What is Collateral Damage?

Michael Pollick

Military terminology is often in a state of flux, as is the case with the phrase collateral damage. Before the Vietnam War, military press releases rarely addressed the issue of extraneous damage caused by military operations. The mission itself may have been deemed a success, but there was little to no information provided about civilian casualties or property damage. During the Vietnam War, however, the term was coined to describe, and some would suggest downplay, the actual effect of a military campaign on the civilian population.

"Collateral damage" refers to casualties suffered by civilians in combat areas.
"Collateral damage" refers to casualties suffered by civilians in combat areas.

By describing civilian losses and property damage as collateral damage, government officials attempt to deflect criticism of an unusually high civilian death count. The euphemism is sufficient to imply such losses, but doesn't minimize the success of the overall mission. Phrases such as "civilian casualties" are often considered too direct for public consumption.

While the phrase may have its origins in military terminology, it has also found its way into the popular vernacular. The world of business is especially fond of the concept of collateral damage to describe the unintentional damage left in the wake of a singular action. If a company decides to move its offices out of a city, for example, the subsequent loss suffered by local vendors and restaurants could be described as collateral damage.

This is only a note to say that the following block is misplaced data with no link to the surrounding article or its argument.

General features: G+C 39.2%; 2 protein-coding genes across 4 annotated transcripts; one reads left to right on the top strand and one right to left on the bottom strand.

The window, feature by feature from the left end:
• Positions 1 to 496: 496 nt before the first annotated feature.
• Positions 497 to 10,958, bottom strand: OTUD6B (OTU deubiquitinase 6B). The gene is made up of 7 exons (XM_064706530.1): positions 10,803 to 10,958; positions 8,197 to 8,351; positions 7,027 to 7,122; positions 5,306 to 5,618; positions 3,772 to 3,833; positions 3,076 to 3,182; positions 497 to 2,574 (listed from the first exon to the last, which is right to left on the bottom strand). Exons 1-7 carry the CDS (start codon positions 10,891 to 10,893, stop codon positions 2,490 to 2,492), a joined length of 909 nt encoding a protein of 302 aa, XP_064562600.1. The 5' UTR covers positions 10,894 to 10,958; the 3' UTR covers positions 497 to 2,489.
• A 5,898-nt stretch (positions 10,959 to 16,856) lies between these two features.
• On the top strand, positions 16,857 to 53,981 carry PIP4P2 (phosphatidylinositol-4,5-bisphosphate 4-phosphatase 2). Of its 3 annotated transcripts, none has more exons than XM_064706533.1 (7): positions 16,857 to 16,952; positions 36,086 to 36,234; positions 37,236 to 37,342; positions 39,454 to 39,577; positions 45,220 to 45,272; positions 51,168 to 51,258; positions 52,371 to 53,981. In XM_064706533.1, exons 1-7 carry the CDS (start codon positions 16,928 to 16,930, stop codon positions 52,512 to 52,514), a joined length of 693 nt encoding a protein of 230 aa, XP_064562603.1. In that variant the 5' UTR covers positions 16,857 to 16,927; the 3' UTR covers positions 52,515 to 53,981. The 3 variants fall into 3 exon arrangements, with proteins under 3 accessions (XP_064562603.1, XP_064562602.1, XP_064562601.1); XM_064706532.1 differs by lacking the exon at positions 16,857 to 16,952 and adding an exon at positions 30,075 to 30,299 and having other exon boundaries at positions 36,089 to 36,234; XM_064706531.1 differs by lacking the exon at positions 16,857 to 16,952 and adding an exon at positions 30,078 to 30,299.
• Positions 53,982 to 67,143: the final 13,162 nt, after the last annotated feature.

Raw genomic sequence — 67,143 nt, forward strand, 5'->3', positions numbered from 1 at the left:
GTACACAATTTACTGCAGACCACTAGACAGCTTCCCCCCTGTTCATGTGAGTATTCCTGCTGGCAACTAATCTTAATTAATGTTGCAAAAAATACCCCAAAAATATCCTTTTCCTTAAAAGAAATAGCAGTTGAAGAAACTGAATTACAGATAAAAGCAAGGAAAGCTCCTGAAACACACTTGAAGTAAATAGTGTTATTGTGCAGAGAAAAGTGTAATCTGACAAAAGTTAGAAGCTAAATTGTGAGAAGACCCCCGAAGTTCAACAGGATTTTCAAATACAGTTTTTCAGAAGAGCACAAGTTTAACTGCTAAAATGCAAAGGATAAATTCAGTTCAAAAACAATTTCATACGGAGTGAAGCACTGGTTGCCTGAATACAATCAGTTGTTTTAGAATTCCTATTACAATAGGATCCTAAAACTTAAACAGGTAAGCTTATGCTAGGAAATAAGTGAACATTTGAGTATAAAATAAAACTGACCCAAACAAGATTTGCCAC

The sudden closing of a department for financial reasons could also cause collateral damage, as other employees lose their own positions as a result of the shutdown. This damage is usually viewed as significant but contained, meaning the number of losses or the level of damage is still acceptable when compared to the overall benefits of taking action. Military and business analysts alike may consider the perceived amount of unintentional damage an action could cause.

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Sometimes, collateral damage occurs on a social level. A divorce, for example, could be said to leave behind some such damage, as friendships and family relations disintegrate. Other events such as an unexpected death in the family or a tragic accident could also cause collateral damage, as others' lives are negatively affected by the sudden change. When a singular event creates a sudden upheaval in a number of lives, the resulting fallout could be accurately described using this term.

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